It is hardly much better for second seed Morten Jaksland, should he overcome the challenge of Luke Barnes in his opening match, he will face compatriot and Racketlon legend, Jesper Ratzer (barring miracle by a Bishop).
Our fourth seed, Kresten Hougaard, is hardly having a better time, he has a likely second round match against Leon Griffiths should both get past wild cards in the shape of Nico Hobi and Christian Wall respectively.
Glancing over the draw, the potential for some very tasty matches occurs as the rounds progress, especially in the bottom half of the draw. A potential quarter-final between eighth seed Kasper Jonsson and Jesper Ratzer would see a re-run of the 2013, 2014 and 2016 World Championship finals with the winner possibly facing Leon Griffiths in the semi-finals (that’s if all goes to plan for the young Brit).
Perhaps the very significant chance for three of the top four seeds to be eliminated by the Last 16 shows the danger of some lower ranked players and makes this year’s men’s draw particularly enticing and difficult to predict.
Can Seehofer Be Stopped?
12 ladies, including 7 of the world top 10, will compete for the Ladies World Title, with our top 4 seeds all receiving first round byes:
- Christine Seehofer (Austria)
- Bettina Bugl (Austria)
- Natalie Paul (Germany)
- Nicole Eisler (Switzerland)
The opening rounds pitch Zuzana Severinova (Czech) against Anna-Klara Alhmer (Sweden) with the winner facing a quarter-final against the reigning champion, Christine Seehofer.
Meanwhile impressive Danish wildcard, Stine Jacobson faces one of the leading French threats at this tournament, Margaux Randjbar, the winner facing third seed Natalie Paul. Should Natalie and Christine both come through their quarter final matches, then we will have a semi-final repeat of the 2017 European Championships final. In such a fixture, Christine starts as the overwhelming favourite, but as their recent Champion’s League encounter showed, Natalie has the ability to make this tie highly uncomfortable for Christine should the chance arise.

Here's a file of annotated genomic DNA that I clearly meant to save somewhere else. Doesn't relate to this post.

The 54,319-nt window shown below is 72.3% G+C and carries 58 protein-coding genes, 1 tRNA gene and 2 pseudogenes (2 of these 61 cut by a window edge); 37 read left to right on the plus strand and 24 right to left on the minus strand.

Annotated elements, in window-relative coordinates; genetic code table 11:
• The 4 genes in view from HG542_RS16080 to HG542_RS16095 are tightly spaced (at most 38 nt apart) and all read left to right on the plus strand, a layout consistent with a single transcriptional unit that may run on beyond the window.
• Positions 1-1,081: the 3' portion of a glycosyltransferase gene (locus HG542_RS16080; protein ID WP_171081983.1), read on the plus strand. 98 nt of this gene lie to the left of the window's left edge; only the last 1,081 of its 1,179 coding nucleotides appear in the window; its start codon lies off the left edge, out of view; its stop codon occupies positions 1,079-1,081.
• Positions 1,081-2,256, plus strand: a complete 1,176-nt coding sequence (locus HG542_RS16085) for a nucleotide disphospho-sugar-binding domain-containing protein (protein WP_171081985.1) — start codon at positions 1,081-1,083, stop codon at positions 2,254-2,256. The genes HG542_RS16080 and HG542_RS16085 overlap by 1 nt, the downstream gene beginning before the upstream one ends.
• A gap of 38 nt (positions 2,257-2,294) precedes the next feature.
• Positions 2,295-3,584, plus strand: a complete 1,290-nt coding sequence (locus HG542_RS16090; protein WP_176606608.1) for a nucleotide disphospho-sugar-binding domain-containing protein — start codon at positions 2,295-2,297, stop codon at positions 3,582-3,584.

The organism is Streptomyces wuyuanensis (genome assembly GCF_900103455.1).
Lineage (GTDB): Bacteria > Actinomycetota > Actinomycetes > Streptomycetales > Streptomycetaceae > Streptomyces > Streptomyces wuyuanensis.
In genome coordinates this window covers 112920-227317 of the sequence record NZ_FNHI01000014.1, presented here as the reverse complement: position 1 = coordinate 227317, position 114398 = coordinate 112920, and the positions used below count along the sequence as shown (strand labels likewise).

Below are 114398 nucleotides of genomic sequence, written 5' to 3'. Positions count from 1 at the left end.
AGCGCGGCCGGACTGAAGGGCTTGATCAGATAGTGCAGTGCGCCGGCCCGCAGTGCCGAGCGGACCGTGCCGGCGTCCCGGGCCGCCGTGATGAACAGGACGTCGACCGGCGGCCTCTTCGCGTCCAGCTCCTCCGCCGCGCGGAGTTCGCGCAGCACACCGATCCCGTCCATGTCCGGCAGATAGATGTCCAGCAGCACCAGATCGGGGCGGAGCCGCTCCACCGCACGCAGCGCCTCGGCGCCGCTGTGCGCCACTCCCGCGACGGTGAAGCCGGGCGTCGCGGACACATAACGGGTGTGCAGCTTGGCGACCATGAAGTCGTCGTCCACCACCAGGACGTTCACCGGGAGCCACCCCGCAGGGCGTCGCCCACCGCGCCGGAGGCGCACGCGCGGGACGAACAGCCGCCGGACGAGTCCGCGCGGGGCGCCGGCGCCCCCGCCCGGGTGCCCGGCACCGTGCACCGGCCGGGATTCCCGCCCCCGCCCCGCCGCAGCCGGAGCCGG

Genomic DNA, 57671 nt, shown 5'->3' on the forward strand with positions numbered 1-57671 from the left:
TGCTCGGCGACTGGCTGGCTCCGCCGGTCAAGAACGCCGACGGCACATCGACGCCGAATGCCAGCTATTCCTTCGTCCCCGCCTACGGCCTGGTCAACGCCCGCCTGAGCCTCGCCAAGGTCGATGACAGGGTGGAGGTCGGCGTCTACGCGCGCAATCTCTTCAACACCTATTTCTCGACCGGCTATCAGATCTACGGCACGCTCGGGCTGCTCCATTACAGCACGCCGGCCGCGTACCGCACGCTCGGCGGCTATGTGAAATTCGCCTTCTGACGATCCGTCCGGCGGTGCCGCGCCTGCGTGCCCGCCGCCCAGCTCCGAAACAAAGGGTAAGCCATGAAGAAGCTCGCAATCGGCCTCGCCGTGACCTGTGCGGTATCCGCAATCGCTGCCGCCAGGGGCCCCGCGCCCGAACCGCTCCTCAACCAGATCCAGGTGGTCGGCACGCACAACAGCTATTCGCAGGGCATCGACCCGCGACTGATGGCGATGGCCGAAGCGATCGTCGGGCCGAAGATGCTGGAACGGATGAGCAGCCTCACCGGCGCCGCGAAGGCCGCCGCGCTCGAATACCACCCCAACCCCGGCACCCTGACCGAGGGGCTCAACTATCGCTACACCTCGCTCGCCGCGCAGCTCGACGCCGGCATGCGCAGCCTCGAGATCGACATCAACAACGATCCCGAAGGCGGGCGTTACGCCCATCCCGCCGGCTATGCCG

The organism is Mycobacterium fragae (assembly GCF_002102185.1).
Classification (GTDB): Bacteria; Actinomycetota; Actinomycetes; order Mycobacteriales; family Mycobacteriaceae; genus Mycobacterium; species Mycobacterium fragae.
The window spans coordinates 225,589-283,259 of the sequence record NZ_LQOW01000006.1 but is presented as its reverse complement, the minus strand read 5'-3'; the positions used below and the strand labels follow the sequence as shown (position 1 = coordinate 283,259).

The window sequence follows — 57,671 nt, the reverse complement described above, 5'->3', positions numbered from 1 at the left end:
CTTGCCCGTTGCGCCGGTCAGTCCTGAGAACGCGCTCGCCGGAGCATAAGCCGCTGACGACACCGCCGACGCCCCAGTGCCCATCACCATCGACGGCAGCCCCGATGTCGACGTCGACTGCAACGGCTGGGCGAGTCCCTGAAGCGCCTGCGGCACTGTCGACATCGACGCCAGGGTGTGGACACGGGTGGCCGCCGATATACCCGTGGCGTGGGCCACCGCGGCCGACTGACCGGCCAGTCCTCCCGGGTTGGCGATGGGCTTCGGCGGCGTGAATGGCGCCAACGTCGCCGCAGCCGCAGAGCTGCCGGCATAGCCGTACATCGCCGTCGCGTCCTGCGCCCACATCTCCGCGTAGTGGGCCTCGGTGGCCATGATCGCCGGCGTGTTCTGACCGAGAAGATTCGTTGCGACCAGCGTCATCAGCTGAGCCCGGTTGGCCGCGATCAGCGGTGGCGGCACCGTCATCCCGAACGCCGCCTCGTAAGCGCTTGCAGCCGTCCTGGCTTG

In the bottom half of the draw, there is a real potential for some intriguing matches as the draw unfolds. Firstly, Kirstin Kaptein (Netherlands) faces Astrid Riemer-Kern (Germany), with the winner facing home favourite and fourth seed, Nicole Eisler from Switzerland. Should Nicole face Astrid, she will be playing one of her firm friends on the world tour, but Nicole will have to put friendship to one side if she is to stop Astrid reaching her 2nd successive world championship semi-final.
Our final first round tie pits the youngest player in the ladies A, Hannah Boden (Great Britain) against the experienced Silke Altman (Germany). Silke and Hannah met in their opening match at the 2016 World Championships, with the German victorious in a winner takes all tennis set that day. Whether Silke’s experience, 2 years later, will get her over the line this time is too close to call.
The winner of this tie will play second seed Bettina Bugl and you feel both Silke and Hannah have the firepower to cause real problems for the second seed.
Who comes through this bottom half of the draw to play in the final is very difficult to call, but whoever does they then potentially have the monumental task of dethroning the most dominant elite player in Racketlon at the moment.
As everyone would hope for, there will be some great Racketlon on display across both the Ladies and Men’s Elite draws at this World Championships. To browse these draws or the draws for the other 25 events for yourself, please click HERE
Pic Credits: UK Racketlon, Swiss Racketlon Federation & Racketlon Federation Austria